A main source of meteoritic origin in sedimentary strata could have been likely to have been placed in a marine sedimentary environment as debris from a larger impact. Evidently, as you stated, the older the sediment, the greater the chance of alteration or even complete destruction of any trace of the fragments.
In addition to the micrometeorites found in Sweden (as per DavePhD's linked articles), the article Cosmic-ray exposure ages of fossil micrometeorites from mid-Ordovician
sediments at Lynna River, Russia. (Meier et al. 2014), report of observations of chondrite micrometeoritic dust occurring in mid-Ordovician (~ 470 million years ago) sediments found around the Lynna River, Russia, as well as localities in China. The authors state that the composition of the micrometeoritic sample makes them largely resistant to weathering and diagenesis.
The authors of the article Noble gases in fossil micrometeorites and meteorites from 470 Myr old
sediments from southern Sweden, and new evidence
for the L-chondrite parent body breakup event (Heck et al. 2008) concluded that it was 'remarkable' that the solar gases trapped in the chromite grains from the Ordovician-aged 'fossil meteorites found in Sweden (and according to Meier et al. 2014, also in Russia and China) have survived not only the heat up due to entry into the Earth's atmosphere, but also the long residence time in the sediments.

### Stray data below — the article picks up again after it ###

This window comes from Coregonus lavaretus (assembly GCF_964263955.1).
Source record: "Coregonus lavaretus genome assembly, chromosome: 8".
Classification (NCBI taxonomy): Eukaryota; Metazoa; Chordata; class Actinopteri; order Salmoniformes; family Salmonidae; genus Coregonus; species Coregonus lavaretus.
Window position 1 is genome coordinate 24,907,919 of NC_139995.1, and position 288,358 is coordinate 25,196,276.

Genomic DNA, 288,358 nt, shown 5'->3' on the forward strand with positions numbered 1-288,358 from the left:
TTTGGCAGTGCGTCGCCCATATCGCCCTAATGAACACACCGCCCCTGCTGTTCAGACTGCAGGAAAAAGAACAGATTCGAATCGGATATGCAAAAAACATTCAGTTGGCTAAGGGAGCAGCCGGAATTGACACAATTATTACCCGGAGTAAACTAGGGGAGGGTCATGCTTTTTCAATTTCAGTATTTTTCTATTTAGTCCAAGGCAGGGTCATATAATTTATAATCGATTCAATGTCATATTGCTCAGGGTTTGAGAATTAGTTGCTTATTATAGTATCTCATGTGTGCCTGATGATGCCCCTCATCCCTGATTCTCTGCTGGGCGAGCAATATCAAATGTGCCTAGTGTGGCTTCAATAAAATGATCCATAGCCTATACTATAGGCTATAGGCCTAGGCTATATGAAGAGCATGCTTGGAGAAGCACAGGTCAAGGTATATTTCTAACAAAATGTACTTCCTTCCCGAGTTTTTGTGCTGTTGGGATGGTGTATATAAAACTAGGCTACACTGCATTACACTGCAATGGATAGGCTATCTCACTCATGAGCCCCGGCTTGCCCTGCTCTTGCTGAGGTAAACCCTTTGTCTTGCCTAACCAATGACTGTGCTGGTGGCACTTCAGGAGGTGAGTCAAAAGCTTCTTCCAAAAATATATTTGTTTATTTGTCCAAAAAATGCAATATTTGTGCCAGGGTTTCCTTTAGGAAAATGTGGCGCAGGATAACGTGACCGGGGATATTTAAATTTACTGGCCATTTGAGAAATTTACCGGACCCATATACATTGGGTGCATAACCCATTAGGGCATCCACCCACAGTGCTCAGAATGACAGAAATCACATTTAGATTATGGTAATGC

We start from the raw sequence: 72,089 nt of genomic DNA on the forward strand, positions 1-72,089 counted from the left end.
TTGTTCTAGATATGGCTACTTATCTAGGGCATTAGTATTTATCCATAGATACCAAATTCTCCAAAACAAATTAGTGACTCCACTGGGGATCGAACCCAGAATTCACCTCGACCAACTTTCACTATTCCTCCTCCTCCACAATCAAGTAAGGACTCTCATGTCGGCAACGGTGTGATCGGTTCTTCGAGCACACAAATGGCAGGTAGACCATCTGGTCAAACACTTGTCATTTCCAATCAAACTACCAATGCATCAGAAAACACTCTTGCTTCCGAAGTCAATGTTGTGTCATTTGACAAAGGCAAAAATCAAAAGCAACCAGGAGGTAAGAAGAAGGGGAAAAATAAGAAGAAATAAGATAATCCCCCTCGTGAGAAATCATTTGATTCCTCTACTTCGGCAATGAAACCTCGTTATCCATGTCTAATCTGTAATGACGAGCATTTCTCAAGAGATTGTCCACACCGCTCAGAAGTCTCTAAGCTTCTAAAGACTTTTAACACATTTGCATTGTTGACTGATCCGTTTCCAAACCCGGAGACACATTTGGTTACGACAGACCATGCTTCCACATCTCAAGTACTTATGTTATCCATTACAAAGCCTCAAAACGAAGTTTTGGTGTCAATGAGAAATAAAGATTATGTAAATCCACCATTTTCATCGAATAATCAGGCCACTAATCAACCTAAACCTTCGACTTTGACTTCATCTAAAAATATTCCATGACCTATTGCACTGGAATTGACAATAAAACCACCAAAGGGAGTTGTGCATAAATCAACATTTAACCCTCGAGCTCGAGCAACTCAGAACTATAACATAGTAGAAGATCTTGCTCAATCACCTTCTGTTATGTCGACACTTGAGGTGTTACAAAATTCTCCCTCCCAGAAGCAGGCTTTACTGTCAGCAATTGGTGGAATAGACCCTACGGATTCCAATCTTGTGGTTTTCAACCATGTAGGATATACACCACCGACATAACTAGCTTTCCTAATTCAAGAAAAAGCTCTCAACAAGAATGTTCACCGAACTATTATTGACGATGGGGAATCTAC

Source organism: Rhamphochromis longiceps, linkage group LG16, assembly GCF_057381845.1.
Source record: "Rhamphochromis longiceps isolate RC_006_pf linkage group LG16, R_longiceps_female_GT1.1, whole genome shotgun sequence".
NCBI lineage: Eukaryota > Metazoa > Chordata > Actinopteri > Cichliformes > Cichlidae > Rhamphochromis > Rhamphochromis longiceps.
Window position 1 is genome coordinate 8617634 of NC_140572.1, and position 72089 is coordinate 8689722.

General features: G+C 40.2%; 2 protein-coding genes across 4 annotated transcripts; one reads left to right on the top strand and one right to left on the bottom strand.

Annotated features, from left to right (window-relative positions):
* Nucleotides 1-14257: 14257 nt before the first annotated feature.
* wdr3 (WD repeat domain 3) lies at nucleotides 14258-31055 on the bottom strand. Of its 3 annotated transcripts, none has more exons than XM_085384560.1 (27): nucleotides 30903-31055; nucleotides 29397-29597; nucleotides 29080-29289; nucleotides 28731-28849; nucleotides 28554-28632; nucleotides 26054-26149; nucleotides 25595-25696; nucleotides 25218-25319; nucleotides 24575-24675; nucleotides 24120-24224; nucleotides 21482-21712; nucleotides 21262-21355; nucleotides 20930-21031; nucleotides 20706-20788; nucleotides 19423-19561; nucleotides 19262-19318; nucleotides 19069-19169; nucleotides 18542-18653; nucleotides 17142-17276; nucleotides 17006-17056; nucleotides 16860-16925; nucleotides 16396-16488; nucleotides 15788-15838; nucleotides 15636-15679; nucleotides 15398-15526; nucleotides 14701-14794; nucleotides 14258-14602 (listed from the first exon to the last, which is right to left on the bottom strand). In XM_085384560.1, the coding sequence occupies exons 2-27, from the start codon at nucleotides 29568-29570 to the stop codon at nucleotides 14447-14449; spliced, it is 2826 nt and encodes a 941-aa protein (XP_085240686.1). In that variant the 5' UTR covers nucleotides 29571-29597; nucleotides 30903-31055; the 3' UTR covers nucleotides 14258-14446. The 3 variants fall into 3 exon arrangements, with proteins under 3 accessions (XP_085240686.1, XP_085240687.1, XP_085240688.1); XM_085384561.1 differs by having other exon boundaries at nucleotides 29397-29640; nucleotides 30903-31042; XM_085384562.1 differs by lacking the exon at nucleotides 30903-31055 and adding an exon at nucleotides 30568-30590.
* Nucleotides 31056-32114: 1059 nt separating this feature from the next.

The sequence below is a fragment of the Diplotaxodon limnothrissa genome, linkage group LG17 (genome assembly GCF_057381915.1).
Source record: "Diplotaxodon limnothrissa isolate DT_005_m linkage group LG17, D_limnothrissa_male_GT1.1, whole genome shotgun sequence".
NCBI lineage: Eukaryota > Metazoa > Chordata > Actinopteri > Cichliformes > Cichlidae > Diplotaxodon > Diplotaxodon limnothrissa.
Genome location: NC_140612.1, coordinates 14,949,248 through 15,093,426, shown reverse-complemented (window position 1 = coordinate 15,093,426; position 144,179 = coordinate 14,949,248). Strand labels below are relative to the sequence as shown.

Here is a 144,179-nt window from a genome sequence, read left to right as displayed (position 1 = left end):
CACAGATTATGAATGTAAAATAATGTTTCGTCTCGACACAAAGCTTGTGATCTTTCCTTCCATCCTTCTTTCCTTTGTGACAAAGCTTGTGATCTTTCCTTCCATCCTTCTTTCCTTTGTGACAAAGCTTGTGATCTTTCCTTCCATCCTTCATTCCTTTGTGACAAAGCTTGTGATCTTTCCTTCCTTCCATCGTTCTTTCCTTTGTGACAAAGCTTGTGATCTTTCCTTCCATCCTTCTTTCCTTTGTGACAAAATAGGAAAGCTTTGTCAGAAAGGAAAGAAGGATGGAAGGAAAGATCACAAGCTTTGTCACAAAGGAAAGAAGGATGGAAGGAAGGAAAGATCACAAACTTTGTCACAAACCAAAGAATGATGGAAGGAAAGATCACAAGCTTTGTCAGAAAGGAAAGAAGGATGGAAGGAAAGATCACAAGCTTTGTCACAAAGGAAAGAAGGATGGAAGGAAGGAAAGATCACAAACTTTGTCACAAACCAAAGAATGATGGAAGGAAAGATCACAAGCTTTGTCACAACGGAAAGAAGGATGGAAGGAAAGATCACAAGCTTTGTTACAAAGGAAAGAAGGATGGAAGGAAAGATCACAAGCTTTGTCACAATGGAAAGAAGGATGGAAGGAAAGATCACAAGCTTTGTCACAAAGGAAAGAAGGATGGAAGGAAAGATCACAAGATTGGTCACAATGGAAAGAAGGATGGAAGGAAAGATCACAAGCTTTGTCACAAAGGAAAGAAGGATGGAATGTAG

Further back, finding pristine sedimentary layers, let alone intact meteorites within the strata become increasingly difficult to find, so there incorporation into the geology would be in the form of geochemical traces.
A couple of examples of this include the following, the Nature article (Abstract only - paywalled), Tungsten isotope evidence from approx 3.8-Gyr metamorphosed sediments for early meteorite bombardment of the Earth (Schoenberg et al. 2002), suggest that Archaean aged metamorphic rocks found in Greenland and Canada contain tungsten anomalies that can, according to the authors, only be meteoritic remnants in the metamorphosed sediments. Chemical traces of possible chondritic origin have been hypothesised to have been included in Archaen spherules in metamorphosed sedimentary strata in South Africa, according to the article Geological and Geochemical Record of 3400-Million-Year-Old Terrestrial Meteorite Impacts (Lowe et al. 1989) (Abstract only -paywalled).